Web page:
Phatty, as is know in the industry has been a figure in the sport as long as I can remember. Most people that I know of, also refer to him as Grandpa Dyer. But, don’t let that fool you. While he may be the patriarch of the Boondocker’s, he’s no stranger to throwing down a phatty line, leaving everyone in awe.
On top of being a cornerstone of The Boondocker’s, Phatty also has taken a role in the promotion of the sport, and with the promotion of backcountry safety with the Utah Avalanche Center.
There are few people that I look up to more than Mr. Dyer; it’s pros like him that make this sport fun and sustainable.
Name: Geoff “Phatty” Dyer
Hometown: Farmington, Utah
What Pays for Your Sledding Addiction: My wife works long hours so that I can go play in the snow. She gets double duty as a worker and a mom while I am out sledding. I’m very grateful for her ability to manage so many things in our lives and for her support to pursue my passions. My real job as a software engineer helps bankroll the sled, truck, and fuel.
Favorite Sled: While my new sled is absolutely amazing, my favorite sled would have to be 1984 Indy 400. I put thousands of miles riding that sled around the field near my house and many more miles in the mountains with my dad.
Favorite Mod (this year): Z-broz Exit Shocks
If you looked back, over your entire life and picked one day where you could point and say, “yeah, that’s what got me hooked on riding”, what would it be? I can remember one Saturday when I was young (probably middle school age) wanting to skip my basketball game and go riding. It had just snowed and was blue skies. I loved basketball and for me to want to skip the game was crazy. I played the game and then nearly died of anticipation with the ride up to the mountains. Grateful that my dad took me riding!
What SLEDDING accomplishment are you most proud of? The promotion and support of the Utah Avalanche Center. We have worked so hard to bring awareness and snowmobile support to the Avalanche issues. A few years ago we partnered with the UAC to start teaching snowmobilers Avalanche Safety classes. We had a handful of people sign up the first year. Now we have had to schedule 2 different days capping enrollment. The classes fill up the first day they are announced. The culture of awareness and knowing before you go is spreading.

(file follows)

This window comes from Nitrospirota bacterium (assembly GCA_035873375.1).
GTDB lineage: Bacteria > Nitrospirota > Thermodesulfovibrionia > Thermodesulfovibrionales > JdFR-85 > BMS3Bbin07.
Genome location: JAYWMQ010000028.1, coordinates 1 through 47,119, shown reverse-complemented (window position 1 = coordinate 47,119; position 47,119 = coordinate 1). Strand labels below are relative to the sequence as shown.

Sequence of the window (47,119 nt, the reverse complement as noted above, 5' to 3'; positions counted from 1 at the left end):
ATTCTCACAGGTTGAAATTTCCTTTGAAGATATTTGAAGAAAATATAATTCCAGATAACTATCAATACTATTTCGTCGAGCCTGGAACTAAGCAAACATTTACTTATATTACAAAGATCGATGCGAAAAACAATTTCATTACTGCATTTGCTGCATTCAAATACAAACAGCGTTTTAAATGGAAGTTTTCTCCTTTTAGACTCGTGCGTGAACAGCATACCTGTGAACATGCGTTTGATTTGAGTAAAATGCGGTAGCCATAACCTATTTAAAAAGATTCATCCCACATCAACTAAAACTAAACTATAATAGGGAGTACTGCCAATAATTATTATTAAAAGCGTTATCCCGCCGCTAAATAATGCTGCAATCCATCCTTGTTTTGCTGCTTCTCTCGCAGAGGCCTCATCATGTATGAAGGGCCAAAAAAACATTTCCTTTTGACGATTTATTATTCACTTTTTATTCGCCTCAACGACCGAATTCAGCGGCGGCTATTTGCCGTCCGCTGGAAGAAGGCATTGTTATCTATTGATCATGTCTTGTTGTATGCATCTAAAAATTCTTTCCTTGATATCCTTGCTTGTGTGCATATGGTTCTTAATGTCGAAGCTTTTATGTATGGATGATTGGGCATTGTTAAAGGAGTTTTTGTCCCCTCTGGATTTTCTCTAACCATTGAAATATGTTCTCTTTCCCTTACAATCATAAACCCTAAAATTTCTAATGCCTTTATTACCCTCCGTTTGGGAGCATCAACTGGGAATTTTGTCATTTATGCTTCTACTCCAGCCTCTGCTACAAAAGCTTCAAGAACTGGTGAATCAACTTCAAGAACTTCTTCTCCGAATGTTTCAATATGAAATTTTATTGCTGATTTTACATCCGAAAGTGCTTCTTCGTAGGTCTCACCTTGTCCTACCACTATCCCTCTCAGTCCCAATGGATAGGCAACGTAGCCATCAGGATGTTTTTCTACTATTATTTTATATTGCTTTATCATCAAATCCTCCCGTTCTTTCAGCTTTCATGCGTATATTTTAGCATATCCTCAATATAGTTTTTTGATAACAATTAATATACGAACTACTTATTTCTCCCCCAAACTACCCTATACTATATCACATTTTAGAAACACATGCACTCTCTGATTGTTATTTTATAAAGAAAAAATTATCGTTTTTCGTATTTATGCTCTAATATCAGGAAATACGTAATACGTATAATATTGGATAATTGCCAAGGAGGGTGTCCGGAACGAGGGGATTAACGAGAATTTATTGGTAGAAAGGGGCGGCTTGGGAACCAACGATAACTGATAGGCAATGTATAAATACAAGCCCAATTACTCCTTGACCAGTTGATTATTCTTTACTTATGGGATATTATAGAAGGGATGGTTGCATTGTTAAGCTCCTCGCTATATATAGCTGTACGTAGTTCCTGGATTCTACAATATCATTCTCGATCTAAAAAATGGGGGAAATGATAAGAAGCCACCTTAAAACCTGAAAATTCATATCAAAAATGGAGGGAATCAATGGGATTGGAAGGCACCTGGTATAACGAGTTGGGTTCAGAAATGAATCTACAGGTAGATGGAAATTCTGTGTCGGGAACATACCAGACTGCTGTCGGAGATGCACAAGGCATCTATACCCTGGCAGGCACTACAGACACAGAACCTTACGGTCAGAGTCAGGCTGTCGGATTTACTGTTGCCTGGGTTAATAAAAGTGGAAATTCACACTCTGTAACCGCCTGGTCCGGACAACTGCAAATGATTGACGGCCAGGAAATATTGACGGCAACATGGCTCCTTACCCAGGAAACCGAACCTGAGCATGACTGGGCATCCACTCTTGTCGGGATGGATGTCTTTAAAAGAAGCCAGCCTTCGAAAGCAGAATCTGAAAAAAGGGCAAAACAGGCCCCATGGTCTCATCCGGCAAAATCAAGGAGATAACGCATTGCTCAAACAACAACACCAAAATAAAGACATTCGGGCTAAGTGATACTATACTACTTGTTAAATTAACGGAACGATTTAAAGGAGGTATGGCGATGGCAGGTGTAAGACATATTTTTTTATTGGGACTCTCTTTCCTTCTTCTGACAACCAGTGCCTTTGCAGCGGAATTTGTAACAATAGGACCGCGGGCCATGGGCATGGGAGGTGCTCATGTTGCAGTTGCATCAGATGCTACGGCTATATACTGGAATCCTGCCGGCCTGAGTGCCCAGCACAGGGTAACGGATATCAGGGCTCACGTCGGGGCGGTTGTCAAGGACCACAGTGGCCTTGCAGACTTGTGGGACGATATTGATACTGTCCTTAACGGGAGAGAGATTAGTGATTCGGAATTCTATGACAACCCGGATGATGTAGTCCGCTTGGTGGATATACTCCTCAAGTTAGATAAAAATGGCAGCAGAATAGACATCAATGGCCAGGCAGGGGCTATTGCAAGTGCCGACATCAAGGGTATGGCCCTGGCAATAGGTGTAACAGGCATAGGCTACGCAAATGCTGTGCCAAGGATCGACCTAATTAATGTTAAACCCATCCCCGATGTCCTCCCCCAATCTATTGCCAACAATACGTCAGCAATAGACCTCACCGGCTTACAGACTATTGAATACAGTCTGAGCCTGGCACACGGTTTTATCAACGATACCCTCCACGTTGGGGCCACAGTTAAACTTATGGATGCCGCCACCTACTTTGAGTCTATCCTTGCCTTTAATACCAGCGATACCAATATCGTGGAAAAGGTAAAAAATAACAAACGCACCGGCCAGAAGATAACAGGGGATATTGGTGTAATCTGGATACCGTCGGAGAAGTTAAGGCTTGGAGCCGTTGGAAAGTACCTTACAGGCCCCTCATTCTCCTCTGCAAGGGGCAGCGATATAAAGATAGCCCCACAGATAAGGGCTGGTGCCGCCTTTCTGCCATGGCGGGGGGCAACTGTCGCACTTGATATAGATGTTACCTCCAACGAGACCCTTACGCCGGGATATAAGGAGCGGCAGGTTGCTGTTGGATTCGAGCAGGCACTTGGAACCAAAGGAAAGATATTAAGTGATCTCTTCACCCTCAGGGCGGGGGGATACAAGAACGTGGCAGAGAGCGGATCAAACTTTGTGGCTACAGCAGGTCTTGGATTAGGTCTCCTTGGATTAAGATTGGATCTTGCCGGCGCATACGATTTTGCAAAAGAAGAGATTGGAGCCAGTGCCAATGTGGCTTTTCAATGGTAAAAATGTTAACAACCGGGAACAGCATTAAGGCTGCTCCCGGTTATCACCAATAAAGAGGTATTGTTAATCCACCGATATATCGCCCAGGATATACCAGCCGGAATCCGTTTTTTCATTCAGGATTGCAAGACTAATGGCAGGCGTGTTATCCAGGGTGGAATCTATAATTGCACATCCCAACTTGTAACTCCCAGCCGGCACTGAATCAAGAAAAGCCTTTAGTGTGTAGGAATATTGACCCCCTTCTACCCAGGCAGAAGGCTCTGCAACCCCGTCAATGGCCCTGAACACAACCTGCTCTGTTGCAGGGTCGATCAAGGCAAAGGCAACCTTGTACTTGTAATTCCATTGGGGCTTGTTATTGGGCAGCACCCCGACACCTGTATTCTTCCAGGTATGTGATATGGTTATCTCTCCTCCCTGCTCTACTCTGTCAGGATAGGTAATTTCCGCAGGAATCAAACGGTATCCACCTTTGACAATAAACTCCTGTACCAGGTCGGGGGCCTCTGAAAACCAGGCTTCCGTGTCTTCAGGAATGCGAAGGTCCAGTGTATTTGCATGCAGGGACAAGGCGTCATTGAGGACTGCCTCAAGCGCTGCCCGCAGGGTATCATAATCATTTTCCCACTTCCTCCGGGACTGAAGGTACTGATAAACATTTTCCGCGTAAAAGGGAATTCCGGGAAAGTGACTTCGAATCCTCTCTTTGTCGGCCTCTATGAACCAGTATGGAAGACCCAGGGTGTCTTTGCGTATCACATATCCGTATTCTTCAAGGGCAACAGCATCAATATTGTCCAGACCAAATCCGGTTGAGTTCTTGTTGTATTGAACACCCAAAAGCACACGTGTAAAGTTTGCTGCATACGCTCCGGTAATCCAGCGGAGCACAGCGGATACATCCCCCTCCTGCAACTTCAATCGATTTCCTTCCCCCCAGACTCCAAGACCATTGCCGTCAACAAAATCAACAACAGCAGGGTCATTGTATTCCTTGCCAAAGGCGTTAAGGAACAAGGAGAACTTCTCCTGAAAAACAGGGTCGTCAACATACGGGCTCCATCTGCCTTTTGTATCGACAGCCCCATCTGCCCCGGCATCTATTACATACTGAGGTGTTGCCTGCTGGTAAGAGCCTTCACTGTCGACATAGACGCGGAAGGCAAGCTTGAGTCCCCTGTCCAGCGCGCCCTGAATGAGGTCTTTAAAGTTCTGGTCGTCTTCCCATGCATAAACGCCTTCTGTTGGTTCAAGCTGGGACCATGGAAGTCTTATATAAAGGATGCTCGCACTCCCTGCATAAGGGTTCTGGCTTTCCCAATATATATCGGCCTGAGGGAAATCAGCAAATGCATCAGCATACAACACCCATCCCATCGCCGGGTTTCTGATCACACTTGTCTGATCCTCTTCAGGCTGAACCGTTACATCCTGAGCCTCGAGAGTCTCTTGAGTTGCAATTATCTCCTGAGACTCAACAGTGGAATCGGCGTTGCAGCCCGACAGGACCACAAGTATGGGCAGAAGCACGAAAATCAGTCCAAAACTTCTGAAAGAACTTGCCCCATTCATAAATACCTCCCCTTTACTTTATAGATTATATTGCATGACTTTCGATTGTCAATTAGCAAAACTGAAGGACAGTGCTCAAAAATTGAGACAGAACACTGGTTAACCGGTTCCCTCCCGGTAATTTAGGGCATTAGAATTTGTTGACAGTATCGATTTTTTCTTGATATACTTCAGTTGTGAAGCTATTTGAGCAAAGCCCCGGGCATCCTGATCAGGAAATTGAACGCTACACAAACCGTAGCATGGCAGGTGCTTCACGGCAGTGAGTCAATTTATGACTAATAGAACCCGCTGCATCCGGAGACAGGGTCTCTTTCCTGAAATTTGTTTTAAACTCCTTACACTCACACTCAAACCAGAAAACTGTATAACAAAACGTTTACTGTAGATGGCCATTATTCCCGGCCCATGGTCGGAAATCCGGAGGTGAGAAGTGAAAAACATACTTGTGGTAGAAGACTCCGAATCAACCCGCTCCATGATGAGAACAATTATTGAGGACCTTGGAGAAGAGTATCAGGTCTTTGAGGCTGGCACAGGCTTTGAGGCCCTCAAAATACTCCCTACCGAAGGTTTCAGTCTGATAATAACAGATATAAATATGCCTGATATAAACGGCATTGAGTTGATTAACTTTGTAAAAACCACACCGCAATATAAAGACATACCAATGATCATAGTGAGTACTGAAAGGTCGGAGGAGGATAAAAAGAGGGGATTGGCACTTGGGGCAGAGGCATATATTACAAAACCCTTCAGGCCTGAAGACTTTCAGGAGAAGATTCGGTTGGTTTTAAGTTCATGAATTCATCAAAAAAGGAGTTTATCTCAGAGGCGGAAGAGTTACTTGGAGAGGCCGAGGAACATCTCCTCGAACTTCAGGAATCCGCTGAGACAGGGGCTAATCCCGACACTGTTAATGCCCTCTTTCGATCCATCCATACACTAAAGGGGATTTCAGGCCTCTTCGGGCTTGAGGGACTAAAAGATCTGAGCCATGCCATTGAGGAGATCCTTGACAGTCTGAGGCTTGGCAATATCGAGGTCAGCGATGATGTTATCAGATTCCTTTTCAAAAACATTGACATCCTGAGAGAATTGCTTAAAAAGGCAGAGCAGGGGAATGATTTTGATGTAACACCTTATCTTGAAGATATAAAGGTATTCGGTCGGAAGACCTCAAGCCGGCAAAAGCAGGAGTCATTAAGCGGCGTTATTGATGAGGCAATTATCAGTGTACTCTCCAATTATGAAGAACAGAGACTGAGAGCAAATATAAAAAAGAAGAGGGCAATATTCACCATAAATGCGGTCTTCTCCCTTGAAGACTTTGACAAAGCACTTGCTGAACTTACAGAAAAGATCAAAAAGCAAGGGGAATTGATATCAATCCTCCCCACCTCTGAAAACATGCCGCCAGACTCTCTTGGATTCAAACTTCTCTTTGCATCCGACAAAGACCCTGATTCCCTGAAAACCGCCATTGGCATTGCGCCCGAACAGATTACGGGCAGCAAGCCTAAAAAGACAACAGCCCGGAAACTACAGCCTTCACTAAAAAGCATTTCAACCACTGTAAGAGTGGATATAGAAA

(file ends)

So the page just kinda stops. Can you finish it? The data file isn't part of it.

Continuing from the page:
On the mountain, what has been the scariest moment you’ve had while riding? Back in 2003 my good buddy Ryan Nelson and I double dropped a cornice together. At the time it was very large drop for us (20 feet or so). Ryan’s foot slipped as he landed and he crunched the sled as it rebounded off the snow. He ended up with some fractured vertebrae. We didn’t know anything about how to care for him, but we got him through and got him on the chopper out of the mountains. Making the phone call to his family was the worst. We actually documented the whole expierence on video and put together a 5 minute clip on it. I have it floating around somewhere and have often thought about putting it on social media to help promote wilderness survival skills.
What are the top 5 destinations on your bucket list? Japan, Chili, Russia, Alaska, Stewart BC. I would love to experience snowmobiling in all those places.
If you could ride with any three people, who would it be? Dan Gardiner, Ryan Nelson, Kris Smasher Kaltenbacher. What if those were the only three people you could ever ride with again, would it change your answer? Probably, you can only put up with Smasher for so long! Kidding, those guys are great friends and talented riders. I would want to expand the circle to the rest of my Boondocker Movie riders. They are like family to me!!
THE NEXT GENERATION
What do you see as the biggest obstacle for new/young riders looking to get into the sport? I have spent a considerable amount of time working with state organizations working on ways to get younger riders involved in the sport. There are a plethora of factors working against getting youngsters in the sport (location, access, time, etc). I believe that the biggest obstacles is cost. Snowmobiling is not a cheap sport.
How often do you mentor someone in the sport, either to make them a better rider, or maybe grow their audience? Give an example of one that you’re proud of.? I don’t have as much time to mentor as I would like to. I am always willing to answer emails, texts, messages from youngsters with questions they have. Schedules are tight especially with my own growing kids, but I love to get out a couple times a year with young kids who reach out to me. The memories it makes for them and the confidence it can give them is priceless.
Years ago I had a young man reach out to me that he wanted to go riding with me. My schedule worked out to allow him to come with. He skipped school and had his dad drop him off on the mountain. I was pretty nervous as I was now responsible for the youngster. He was an amazing rider and we had a great day of riding. His enthusiasm and excitement for the sport and riding that day was contagious and helped me realize what sledding is all about. Today this young man is twice the rider I will ever be and is busy racing and filming with top films and is a known ambassador for a sled manufacture
Where do you see the sport in 10 years? What do the machines look like? Has it grown or shrunk? Which ‘group’ dominates the market? I would love to see electric sleds that weigh sub 400lbs and can go 200-300 miles on a charge. The quiet machines would go a long way to promote the sport and keep riding areas open. I think the sport maintains a slow growth as the ski industry prices itself out of customers, however I fear that the riding areas will continue to shrink forcing more and more people into smaller areas leading to more accidents and problems. Trail runners continue to dominate the market! Corduroy is best!!!